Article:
Table_1_Exploiting the Richness of Environmental Waterborne Bacterial Species to Find Natural Legionella pneumophila Competitors.DOC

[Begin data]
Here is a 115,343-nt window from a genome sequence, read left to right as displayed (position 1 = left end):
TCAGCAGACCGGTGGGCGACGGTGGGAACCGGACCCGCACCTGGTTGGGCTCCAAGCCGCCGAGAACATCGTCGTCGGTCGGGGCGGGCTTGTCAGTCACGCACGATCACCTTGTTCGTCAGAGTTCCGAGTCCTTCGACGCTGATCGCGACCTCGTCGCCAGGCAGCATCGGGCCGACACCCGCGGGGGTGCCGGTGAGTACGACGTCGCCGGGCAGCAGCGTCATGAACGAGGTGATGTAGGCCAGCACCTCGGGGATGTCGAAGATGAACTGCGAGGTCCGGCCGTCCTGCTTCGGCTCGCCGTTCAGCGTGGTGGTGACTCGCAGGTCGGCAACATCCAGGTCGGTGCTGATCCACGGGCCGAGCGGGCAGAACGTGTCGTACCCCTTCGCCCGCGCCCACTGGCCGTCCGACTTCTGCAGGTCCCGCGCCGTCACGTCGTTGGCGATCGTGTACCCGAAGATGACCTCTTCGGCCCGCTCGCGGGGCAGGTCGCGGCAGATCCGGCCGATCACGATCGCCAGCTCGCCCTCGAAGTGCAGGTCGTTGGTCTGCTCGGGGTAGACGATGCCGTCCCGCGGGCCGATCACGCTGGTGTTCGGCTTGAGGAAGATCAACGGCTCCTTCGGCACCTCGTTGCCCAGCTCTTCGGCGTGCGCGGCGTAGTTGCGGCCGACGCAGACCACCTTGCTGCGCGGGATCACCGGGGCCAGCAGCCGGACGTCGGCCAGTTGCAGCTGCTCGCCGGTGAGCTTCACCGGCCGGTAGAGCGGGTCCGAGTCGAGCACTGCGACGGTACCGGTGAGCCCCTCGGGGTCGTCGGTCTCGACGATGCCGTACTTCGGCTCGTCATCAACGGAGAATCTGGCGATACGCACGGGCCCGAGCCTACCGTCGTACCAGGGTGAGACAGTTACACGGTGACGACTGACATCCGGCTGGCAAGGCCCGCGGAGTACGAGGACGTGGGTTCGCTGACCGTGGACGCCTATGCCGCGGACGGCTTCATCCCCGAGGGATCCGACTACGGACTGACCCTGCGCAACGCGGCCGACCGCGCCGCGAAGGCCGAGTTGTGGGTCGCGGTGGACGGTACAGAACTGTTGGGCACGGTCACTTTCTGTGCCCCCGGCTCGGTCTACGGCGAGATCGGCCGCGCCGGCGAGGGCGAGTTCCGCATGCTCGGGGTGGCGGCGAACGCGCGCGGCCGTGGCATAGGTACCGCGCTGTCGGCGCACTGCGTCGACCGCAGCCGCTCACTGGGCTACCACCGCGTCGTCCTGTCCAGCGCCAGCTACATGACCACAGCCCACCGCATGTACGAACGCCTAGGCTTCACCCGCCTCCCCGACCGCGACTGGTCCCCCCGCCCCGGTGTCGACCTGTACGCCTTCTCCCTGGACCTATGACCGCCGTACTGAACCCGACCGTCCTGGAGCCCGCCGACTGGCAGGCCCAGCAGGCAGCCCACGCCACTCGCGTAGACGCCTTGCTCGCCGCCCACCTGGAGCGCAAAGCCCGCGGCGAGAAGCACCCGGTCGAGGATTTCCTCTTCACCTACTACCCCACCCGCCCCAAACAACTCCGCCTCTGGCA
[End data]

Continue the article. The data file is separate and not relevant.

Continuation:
Legionella pneumophila is one of the most tracked waterborne pathogens and remains an important threat to human health. Despite the use of biocides, L. pneumophila is able to persist in engineered water systems with the help of multispecies biofilms and phagocytic protists. For few years now, high-throughput sequencing methods have enabled a better understanding of microbial communities in freshwater environments. Those unexplored and complex communities compete for nutrients using antagonistic molecules as war weapons. Up to now, few of these molecules were characterized in regards of L. pneumophila sensitivity. In this context, we established, from five freshwater environments, a vast collection of culturable bacteria and investigated their ability to inhibit the growth of L. pneumophila. All bacterial isolates were classified within 4 phyla, namely Proteobacteria (179/273), Bacteroidetes (48/273), Firmicutes (43/273), and Actinobacteria (3/273) according to 16S rRNA coding sequences. Aeromonas, Bacillus, Flavobacterium, and Pseudomonas were the most abundant genera (154/273). Among the 273 isolates, 178 (65.2%) were shown to be active against L. pneumophila including 137 isolates of the four previously cited main genera. Additionally, other less represented genera depicted anti-Legionella activity such as Acinetobacter, Kluyvera, Rahnella, or Sphingobacterium. Furthermore, various inhibition diameters were observed among active isolates, ranging from 0.4 to 9 cm. Such variability suggests the presence of numerous and diverse natural compounds in the microenvironment of L. pneumophila. These molecules include both diffusible secreted compounds and volatile organic compounds, the latter being mainly produced by Pseudomonas strains. Altogether, this work sheds light on unexplored freshwater bacterial communities that could be relevant for the biological control of L. pneumophila in manmade water systems.